Thank you, Linda. I’m sorry- I didn’t mean “you” personally, but in a rhetorical sense to anyone who finds themselves trying to decide what they think about the Perls. I think most of us, if we found ourselves in that situation would respond with horror and sorrow. And yet their response seems to be to double down, deny any responsibility, and continue on. Is this pride? It’s not my place to say but I do note these things and I know they are not people I would want to trust for information or leadership. I see the same issue in this prayer. There is an assumption that they stand in the place of God, characterizing those who criticize them as God’s enemies, as though they and God are one and the same, and an inability to look within themselves and see their own errors.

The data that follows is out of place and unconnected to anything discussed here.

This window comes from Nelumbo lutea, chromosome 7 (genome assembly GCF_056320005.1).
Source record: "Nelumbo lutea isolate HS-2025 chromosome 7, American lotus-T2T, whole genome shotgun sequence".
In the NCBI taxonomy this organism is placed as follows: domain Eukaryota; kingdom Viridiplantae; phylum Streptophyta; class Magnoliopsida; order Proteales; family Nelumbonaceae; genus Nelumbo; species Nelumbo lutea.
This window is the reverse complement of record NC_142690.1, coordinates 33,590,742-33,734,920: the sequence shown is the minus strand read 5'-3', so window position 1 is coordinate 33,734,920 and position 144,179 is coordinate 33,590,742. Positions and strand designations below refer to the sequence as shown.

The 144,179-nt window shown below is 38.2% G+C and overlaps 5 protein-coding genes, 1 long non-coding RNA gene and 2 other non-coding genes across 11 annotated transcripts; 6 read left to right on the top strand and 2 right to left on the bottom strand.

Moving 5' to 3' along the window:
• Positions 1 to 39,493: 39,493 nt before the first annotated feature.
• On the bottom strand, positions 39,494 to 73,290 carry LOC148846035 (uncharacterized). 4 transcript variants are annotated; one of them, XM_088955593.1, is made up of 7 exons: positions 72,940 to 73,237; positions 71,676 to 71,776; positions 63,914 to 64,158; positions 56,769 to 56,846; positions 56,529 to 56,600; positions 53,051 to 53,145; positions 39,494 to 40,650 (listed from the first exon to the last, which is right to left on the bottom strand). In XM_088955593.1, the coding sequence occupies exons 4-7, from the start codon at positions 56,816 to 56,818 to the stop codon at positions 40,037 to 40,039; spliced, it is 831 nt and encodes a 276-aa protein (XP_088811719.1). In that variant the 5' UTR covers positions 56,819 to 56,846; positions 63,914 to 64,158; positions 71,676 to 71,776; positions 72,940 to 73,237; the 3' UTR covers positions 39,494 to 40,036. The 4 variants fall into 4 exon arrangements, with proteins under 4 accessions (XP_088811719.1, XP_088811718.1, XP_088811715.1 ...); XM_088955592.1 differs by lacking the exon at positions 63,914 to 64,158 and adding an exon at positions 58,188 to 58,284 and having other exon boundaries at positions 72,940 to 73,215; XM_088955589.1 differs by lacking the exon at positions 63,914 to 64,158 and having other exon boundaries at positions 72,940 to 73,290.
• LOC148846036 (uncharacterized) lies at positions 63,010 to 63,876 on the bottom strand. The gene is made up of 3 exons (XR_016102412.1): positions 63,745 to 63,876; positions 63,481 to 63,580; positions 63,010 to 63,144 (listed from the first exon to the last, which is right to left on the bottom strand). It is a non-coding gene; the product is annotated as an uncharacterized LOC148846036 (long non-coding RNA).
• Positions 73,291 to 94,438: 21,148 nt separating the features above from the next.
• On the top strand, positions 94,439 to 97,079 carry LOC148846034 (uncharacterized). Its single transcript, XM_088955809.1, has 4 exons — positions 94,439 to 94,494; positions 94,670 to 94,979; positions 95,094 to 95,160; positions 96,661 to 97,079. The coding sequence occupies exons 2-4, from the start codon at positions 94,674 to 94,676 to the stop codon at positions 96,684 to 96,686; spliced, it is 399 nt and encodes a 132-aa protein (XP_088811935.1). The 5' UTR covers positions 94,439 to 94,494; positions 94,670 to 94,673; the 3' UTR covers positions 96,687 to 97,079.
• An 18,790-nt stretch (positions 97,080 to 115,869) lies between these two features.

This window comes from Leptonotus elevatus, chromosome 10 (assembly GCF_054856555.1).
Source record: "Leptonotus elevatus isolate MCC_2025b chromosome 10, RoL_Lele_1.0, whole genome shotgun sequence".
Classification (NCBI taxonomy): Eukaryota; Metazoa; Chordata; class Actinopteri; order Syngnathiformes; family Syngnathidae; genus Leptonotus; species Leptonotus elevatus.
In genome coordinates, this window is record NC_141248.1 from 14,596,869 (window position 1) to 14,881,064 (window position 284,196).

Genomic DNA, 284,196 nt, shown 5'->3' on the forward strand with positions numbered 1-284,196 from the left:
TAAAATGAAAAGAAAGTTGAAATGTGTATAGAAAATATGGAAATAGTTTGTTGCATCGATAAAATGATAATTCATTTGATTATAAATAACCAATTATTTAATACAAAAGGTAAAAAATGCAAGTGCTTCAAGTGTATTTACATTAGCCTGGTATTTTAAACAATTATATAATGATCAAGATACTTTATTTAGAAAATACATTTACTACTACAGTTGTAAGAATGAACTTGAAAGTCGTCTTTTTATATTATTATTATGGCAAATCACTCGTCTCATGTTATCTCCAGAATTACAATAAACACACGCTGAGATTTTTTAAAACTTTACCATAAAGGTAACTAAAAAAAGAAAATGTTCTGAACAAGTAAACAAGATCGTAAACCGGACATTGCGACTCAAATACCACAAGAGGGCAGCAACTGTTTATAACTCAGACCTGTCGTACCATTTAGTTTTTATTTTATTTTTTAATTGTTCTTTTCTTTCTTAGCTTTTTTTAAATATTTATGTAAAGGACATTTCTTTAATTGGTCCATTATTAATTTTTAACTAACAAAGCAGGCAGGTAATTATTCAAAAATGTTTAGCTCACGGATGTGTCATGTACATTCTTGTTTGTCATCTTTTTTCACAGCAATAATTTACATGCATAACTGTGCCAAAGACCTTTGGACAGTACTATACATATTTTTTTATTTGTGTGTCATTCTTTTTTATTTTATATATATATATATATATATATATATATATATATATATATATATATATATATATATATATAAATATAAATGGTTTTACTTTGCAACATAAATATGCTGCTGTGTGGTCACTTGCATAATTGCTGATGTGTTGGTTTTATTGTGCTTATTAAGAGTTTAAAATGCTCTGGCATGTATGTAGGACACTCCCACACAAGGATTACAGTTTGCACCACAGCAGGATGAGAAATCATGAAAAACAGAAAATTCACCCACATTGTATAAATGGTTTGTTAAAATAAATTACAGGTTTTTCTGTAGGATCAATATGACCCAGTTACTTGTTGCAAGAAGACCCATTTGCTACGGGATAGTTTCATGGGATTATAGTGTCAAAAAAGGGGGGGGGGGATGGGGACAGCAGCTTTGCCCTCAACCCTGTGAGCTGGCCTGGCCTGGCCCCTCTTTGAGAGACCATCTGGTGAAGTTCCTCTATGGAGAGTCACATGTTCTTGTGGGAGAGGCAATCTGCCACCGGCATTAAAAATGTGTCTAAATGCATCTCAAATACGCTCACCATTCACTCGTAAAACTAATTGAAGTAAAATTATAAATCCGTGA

Thanks for writing about this, I think it’s important. There are many leaders in the Christian world who are toxic under the surface. They slowly lead sincere Christians off the path. But once in a while there is a defining moment that makes things obvious and gives those followers a reality check and hopefully they can recognize this is not what they should be following after. I think this prayer is one of those moments.
I read the article, also, and I was appalled. A prayer should not ever need excuses for why it sounds like a prayer for another human being’s death.
What if they had asked God to open their eyes and hearts and show them ‘if there is any hurtful way in them, and lead them in the everlasting way’? What if they had asked God if they had a log in their eyes that they needed to remove in order to see more clearly? What if they had asked God to bless these people?